Russian collaborationism with the Axis powers

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Cossacks in the Wehrmacht under the Swastika flag, 1942. South-western Soviet Union

Unprecedented numbers of Soviet citizens collaborated with the Axis powers during World War II. They were both ethnically Russian and non-Russian. It is estimated that the number of Soviet collaborators with the Nazi German military was between one and two and a half million.

Background[edit]

The St. Andrew's Flag, frequently used by Russian collaborators

The two main forms of mass collaboration in the Nazi-occupied territories of the Soviet Union throughout World War II were both military in nature. It is estimated that anywhere between 600,000 and 1,400,000 Soviets (Russians and non-Russians) joined the Wehrmacht forces as Hiwis (or Hilfswillige) in the initial stages of the German Operation Barbarossa, ahead of the subsequent implementation of the more oppressive administrative methods by the SS. As much as 20% of the German manpower in Soviet Russia was composed of the former Soviet citizens. About half of them were ethnic Russians. The second type of mass collaboration were the indigenous security formations (majority non-ethnically Russian) running into hundreds of thousands and possibly as high as two million (250,000 volunteers in the East Legions alone). Military collaboration – wrote Alex Alexiev – took place in truly unprecedented numbers suggesting that, more often than not, the Germans were perceived at first as lesser of two evils.[1]

In the autumn of 1941, Field Marshal von Bock had sent to Hitler's Headquarters a detailed project for the organization of a Liberation Army of some 200,000 Russian volunteers, and for the formation of a local government in the province of Smolensk. It was returned in November 1941 with the notation that "such thoughts cannot be discussed with the Führer," and that "politics are not the prerogatives of Army Group Commanders." Of course, Field-Marshal Keitel, who wrote this notation, did not show the project to Hitler.[2]

Russian Liberation Movement[edit]

SS Sturmbrigade RONA[edit]

Patch worn by RONA soldiers.

The SS Sturmbrigade RONA (Русская освободительная национальная армия, РОНА; in Latin, RONA), nicknamed the "Kaminski Brigade" after its commander, SS-Brigadefuhrer Bronislav Kaminski, was a collaborationist force originally formed out of a Nazi-led militia unit in the Lokot Autonomy, a small puppet regime set up by the Germans to see if a Russian puppet government would be reliable. Kaminski and the leader of the government, Konstantin Voskoboinik, killed by partisans in 1942, formed a unit that had a strength of 10,000—15,000. As the Red Army advanced, the Kaminski troops were forced to retreat into Belarus, and then into Poland in 1944. There, the RONA was reorganized into an SS brigade, with majority of their troops Russians, and the rest were of minorities, including Ukrainians, Belarusians, and some Azerbaijanis. In August, 1,700 brigade troops under Major Yuri Frolov were sent to Warsaw to quell an uprising. During it, the RONA troops became infamous for their atrocities, committing murder, rape, and theft. It was described that some soldiers left the combat zone with carts of stolen goods. About 400 soldiers were lost in combat, including Frolov.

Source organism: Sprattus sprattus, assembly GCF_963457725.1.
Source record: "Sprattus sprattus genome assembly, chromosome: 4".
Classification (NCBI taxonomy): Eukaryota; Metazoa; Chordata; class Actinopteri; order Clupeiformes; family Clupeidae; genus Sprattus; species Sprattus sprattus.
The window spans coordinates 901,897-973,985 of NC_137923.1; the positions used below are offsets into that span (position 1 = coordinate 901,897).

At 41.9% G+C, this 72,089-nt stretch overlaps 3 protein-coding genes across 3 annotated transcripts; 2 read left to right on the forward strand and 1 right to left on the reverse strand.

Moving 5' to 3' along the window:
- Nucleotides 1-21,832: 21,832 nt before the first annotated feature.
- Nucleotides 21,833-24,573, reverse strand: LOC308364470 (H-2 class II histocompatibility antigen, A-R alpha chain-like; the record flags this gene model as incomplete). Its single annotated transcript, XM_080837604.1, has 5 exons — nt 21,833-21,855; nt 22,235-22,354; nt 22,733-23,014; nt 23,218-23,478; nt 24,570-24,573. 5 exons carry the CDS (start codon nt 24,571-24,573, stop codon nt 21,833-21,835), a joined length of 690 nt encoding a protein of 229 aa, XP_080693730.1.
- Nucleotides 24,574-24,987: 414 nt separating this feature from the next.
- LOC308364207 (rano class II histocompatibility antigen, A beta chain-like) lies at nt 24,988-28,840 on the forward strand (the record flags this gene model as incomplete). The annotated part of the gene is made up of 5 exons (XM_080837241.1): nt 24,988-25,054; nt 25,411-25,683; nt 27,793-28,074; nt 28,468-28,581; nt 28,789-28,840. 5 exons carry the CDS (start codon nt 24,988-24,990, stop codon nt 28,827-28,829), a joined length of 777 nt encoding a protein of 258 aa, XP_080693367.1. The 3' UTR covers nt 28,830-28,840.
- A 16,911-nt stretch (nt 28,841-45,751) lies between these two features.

At the end of August, Bronislav Kaminski was killed. His death was surrounded with mystery, as official records state that he was killed by Polish partisans, however, it is believed that Kaminski was executed by the SS. The reasons for it are thought to be his unit's war crimes and/or now that Heinrich Himmler supported the Russian Liberation Movement of General Vlasov, he wanted to eliminate a potential rival. The rest of the brigade was reformed into the 29th SS Waffen Grenadier Division "RONA", which was disbanded in November 1944. Its remaining 3,000–4,000 members were sent to join Vlasov's army.[3]

The insignia of the 29th Division.

Russian volunteers in the German Air Force[edit]

The Russians who volunteered with the Luftwaffe were equipped with captured Soviet aircraft but also German biplanes including: Arado Ar 66C, Gotha Go 145C, Polikarpov U-2 VS(Po-2) and Yakovlev Yak UT-2 (AIR-20) among others for making nighttime land attacks against Red Army lines on the Eastern front. Their command headquarters were located in Minsk, Soviet Belarus.

  • 1.Ostfl.St.(Russische) (Eastern volunteers Sqdn.) (Minsk)
  • 1/NSGr.1 (Russische) (Kovno)
  • 2/NSGr.1 (Russische) (Kovno)
  • Stab I./Eins.Gr.Fl.Sch.Div. (Russische) (Borisov)
  • Russisch Lehr Fl. Div. (Air Training operative Div). (Borisov)
  • 2/Eins.Gr.Fl.Sch Div. (Russische) (Borisov)
  • 3/Eins.Gr.Fl.Sch.Div. (Russische) (Borisov)
  • 1/Eins.Gr.Fl.Sch.Div. (Russische) (Dubinskaya)

Newspapers[edit]

  • Dobrovoletz (Der Freiwillige) – Russian volunteer units
  • Novoye Slovo — Official political news of Andrei Vlasov, in Berlin

See also[edit]

References[edit]

  1. ^ Director of the Net Assessment, Office of the Secretary of Defense. "Soviet Nationalities in German Wartime Strategy, 1941–1945" (PDF FILE, DIRECT DOWNLOAD). MDA 903-80-C-0224. The Rand Publications Series. pp. vi, 26–27, 34. ISBN 0833004247. Retrieved 15 July 2014. 
  2. ^ Lt. Gen Wladyslaw Anders and Antonio Munoz. "Russian Volunteers in the German Wehrmacht in WWII". Feldgrau.com. Retrieved 15 July 2014. Source: Wen Sie Verderben Wollen [Gebundene Ausgabe] by Jürgen Thorwald, pp. 82-83. ASIN: B0000BOL08. 
  3. ^ RONA Brigade, Warsaw Uprising